They sat together on the grainey grey rocks, only the space of her leaning hand between them, a hand twisted and gnarled, blue veins like tiny mountains erupting from the brown spotted surface of her skin. He reached out and put his hand over hers – a half sized hand, flush with young skin, no wrinkles to rough it’s youthful perfection – a movement that angled his eight year old body closer to hers.

The cool touch of mountain fresh air swirled lightly around her face as she lowered her head and turned to look down at him. Her hair, more silver grey than the granite on which they perched, floated lightly about her shoulders with her subtle movement and she smiled at the pulsing warmth from his touch. In turn, he looked up, blue eyes edged with impossibly long lashes, sending a silent question underscored by the downward curve of his tiny mouth and the furrow of his barely there brow.

“What’s it like to grow old, Gigi?” he asked, his voice, an innocent quizical tone, almost drowned out by the rumbling roar of the tributary that snaked it’s way among the boulders and submergec logs of her favorite alpine stream. His earnest face tilted up towards hers, his close-cropped hair unaffected by the breeze, allowing her an unobstructed view of this beloved boy child – a boy whose quicksilver mind and questing heart often challenged her ability to answer his seemingly endless series of questions. She didn’t answer right away, allowed her own gaze to search his earnest expression before directing her eyes towards the rushing water.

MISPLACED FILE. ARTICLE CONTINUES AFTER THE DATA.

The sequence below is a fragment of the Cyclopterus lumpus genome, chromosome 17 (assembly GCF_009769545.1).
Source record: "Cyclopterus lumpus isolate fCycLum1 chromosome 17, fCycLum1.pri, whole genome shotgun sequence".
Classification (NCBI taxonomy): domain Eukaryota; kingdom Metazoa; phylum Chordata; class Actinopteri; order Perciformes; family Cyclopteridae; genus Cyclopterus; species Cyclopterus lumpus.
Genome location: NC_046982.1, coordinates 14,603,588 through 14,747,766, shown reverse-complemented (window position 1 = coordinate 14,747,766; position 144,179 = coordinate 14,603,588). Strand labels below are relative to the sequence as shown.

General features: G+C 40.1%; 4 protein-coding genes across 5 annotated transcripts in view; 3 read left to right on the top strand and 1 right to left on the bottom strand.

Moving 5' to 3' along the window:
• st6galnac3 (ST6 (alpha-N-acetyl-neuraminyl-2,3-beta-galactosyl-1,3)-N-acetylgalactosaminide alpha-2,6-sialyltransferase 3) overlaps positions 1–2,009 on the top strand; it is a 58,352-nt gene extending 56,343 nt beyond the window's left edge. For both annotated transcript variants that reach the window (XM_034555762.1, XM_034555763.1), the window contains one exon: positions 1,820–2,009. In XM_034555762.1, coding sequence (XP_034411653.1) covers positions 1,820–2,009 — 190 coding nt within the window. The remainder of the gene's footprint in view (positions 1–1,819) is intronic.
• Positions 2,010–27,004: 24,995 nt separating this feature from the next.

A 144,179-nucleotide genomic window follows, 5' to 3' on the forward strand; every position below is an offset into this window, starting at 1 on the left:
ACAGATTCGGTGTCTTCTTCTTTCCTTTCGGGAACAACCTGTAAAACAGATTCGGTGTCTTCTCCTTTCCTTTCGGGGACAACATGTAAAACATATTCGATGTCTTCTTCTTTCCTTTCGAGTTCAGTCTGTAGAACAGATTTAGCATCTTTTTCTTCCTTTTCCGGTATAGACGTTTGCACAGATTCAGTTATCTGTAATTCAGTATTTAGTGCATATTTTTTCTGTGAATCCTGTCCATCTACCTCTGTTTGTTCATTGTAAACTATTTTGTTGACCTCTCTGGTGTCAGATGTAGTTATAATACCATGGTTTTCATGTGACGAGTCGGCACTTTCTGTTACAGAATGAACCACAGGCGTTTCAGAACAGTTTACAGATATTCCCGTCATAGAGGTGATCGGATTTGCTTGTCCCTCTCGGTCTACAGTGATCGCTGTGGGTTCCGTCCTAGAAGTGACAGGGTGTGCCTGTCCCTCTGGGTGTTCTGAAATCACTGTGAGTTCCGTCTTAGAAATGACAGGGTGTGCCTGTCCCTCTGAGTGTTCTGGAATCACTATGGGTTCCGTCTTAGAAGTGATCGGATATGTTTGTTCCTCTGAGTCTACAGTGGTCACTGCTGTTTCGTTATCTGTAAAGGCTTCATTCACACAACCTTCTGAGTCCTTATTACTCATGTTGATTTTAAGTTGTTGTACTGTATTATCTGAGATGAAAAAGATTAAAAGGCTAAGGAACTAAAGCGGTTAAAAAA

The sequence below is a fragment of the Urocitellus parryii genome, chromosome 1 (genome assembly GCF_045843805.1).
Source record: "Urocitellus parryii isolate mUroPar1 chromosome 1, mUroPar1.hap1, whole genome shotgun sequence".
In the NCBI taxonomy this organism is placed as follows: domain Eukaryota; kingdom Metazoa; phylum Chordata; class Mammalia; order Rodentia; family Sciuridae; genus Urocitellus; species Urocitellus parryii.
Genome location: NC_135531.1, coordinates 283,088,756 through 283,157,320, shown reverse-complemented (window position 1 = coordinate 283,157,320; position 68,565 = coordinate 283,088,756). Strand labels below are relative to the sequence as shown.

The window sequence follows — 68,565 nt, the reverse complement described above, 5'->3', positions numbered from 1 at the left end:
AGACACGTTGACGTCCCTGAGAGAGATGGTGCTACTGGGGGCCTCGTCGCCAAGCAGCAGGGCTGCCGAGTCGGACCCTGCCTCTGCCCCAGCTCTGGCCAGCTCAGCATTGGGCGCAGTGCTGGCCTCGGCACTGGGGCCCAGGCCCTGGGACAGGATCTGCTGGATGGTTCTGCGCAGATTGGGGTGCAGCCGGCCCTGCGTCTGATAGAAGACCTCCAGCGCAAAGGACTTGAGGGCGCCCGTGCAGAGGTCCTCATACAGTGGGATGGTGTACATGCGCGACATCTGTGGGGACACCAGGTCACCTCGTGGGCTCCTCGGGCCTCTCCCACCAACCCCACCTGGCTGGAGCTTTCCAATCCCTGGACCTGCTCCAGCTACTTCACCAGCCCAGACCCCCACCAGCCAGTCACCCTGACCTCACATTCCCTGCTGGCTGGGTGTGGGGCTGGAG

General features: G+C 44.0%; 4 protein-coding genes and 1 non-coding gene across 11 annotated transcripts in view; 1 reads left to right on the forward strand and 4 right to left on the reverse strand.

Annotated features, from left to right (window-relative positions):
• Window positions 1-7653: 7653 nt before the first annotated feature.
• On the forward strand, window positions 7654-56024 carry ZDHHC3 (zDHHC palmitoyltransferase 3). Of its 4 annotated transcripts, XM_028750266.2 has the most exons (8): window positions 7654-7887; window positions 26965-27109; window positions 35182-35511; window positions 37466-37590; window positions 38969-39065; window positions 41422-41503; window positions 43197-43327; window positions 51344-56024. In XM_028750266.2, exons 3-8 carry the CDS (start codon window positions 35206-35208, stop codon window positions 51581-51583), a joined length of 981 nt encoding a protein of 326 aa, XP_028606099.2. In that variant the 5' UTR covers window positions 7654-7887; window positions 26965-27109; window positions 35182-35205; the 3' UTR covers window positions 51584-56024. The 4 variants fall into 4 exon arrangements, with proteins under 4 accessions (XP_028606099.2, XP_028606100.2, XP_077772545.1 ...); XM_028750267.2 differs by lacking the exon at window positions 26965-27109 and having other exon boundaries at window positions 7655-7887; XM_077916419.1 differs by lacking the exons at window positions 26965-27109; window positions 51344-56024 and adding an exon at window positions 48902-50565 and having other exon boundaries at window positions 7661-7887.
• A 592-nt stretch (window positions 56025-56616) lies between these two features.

“Growing old,” she murmered, looking to her left, away from where the rocks hugged the shore in front of them to where the water slowed its frantic pace, spreading wide where no granite barriers were lodged and the aspens could bow out over the glistening flow.

“Growing old,” she repeated, “is like this river in front of us.” She pointed to the frantic water on the right. “Here it is young, busy, moving over obstacles, jumping and shouting just like you often do. But over there,” she said, pointing to the left, “the river gets deeper but quieter, no longer needing to push and shove its way through the world, but content to spread in comfort and accept life as it just floats on by.”

He nodded in understanding, not needing any other explanation, his gaze sweeping from right to left and back again. He swayed even closer to her arm, his head nestled against her skin, his soft small hand squeezing her fingers in a silent loving benediction.


Carol Lynn Mathew-Rogers
October 30, 2018